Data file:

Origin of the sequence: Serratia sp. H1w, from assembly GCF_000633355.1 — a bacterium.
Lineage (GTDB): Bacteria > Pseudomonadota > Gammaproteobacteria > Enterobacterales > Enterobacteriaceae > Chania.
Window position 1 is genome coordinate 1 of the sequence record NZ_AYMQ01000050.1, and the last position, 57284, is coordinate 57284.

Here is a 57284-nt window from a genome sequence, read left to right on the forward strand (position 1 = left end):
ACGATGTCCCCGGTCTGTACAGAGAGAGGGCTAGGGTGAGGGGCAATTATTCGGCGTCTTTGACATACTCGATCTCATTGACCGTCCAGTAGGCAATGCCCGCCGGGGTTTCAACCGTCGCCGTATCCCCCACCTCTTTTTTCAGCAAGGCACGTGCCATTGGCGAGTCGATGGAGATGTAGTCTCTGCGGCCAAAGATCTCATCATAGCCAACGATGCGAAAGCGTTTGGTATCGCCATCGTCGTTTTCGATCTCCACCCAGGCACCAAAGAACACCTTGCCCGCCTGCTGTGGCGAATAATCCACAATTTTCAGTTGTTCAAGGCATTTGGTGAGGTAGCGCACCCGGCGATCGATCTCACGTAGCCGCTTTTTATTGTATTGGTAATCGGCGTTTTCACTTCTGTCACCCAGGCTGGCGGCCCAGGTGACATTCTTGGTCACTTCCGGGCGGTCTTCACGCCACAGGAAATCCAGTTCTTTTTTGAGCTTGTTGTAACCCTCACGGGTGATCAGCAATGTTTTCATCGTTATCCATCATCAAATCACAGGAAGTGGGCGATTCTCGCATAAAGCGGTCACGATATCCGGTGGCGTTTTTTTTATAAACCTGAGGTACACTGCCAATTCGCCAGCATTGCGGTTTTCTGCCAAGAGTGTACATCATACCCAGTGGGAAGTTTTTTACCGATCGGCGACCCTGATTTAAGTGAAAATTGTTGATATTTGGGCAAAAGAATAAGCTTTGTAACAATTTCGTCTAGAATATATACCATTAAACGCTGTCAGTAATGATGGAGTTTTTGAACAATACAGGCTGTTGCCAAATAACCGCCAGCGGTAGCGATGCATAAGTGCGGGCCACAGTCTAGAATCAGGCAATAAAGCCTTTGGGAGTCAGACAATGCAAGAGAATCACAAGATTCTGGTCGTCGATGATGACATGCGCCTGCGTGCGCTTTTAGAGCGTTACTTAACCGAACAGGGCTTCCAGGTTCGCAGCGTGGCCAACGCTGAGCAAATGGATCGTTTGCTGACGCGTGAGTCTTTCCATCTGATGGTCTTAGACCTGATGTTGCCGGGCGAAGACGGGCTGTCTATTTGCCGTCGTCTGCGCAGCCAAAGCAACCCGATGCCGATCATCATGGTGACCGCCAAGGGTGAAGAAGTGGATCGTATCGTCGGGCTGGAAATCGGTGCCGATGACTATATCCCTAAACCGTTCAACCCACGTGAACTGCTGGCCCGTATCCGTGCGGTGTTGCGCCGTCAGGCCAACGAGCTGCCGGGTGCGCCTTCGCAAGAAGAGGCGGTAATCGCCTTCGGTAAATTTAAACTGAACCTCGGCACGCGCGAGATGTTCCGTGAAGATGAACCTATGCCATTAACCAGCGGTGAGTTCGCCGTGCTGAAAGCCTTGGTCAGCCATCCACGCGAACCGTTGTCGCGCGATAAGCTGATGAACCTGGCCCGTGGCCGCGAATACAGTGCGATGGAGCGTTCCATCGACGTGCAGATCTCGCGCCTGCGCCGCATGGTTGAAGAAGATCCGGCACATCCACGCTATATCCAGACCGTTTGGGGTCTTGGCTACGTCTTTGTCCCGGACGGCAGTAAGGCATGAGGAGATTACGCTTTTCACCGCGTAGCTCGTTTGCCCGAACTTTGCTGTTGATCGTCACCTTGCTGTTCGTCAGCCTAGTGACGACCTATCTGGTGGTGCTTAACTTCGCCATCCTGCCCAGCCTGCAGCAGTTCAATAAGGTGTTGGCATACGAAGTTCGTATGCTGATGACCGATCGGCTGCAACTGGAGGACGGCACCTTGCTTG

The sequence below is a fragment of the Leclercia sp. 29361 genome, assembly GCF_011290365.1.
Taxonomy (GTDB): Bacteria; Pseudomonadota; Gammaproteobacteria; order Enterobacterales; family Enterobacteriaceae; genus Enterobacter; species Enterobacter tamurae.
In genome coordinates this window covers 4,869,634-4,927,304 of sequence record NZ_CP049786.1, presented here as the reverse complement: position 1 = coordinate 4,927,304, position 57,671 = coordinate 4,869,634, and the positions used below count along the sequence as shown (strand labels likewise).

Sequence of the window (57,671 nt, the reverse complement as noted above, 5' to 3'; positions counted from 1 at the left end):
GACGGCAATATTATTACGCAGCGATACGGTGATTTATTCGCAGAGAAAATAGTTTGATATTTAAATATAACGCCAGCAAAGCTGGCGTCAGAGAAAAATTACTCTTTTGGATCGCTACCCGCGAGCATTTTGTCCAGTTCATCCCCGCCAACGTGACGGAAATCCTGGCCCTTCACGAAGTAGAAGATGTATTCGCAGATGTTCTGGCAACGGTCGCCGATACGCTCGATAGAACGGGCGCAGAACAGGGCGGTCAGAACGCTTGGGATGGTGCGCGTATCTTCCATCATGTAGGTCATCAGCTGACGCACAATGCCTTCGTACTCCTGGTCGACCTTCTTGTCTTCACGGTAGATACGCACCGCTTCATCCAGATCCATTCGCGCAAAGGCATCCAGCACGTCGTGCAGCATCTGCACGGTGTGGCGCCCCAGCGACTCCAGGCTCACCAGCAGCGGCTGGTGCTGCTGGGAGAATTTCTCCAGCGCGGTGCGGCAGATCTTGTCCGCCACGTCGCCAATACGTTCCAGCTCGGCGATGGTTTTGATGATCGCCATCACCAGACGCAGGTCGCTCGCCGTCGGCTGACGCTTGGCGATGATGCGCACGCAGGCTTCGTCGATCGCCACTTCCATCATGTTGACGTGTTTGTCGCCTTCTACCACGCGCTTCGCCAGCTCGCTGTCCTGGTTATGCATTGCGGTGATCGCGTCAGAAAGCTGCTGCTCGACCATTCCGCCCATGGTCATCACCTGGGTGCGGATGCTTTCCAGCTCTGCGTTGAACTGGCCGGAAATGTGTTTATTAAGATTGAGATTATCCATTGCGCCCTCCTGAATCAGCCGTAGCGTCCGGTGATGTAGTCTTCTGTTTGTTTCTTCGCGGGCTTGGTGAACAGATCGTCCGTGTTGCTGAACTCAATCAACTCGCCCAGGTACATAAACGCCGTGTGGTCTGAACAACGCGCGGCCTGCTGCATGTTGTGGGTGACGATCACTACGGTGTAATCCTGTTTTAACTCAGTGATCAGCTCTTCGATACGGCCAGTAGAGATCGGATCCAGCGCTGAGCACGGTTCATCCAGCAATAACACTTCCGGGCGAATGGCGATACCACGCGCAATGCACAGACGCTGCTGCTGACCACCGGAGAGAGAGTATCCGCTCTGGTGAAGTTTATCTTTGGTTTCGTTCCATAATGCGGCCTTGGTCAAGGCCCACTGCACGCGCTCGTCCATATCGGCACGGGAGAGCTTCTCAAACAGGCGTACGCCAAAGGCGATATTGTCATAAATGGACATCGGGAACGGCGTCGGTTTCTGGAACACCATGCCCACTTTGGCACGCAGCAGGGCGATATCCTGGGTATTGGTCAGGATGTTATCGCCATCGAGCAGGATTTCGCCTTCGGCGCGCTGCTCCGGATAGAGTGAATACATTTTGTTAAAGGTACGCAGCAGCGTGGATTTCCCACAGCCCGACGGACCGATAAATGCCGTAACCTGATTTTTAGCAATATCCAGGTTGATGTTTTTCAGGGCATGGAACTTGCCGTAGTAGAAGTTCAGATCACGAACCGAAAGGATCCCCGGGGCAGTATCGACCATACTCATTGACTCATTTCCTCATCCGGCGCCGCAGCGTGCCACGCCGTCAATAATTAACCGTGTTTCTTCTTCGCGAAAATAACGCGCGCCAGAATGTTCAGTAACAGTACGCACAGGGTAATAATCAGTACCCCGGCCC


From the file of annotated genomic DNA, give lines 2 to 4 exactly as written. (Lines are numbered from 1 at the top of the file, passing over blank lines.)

Lineage (GTDB): Bacteria > Pseudomonadota > Gammaproteobacteria > Enterobacterales > Enterobacteriaceae > Chania.
Window position 1 is genome coordinate 1 of the sequence record NZ_AYMQ01000050.1, and the last position, 57284, is coordinate 57284.

Here is a 57284-nt window from a genome sequence, read left to right on the forward strand (position 1 = left end):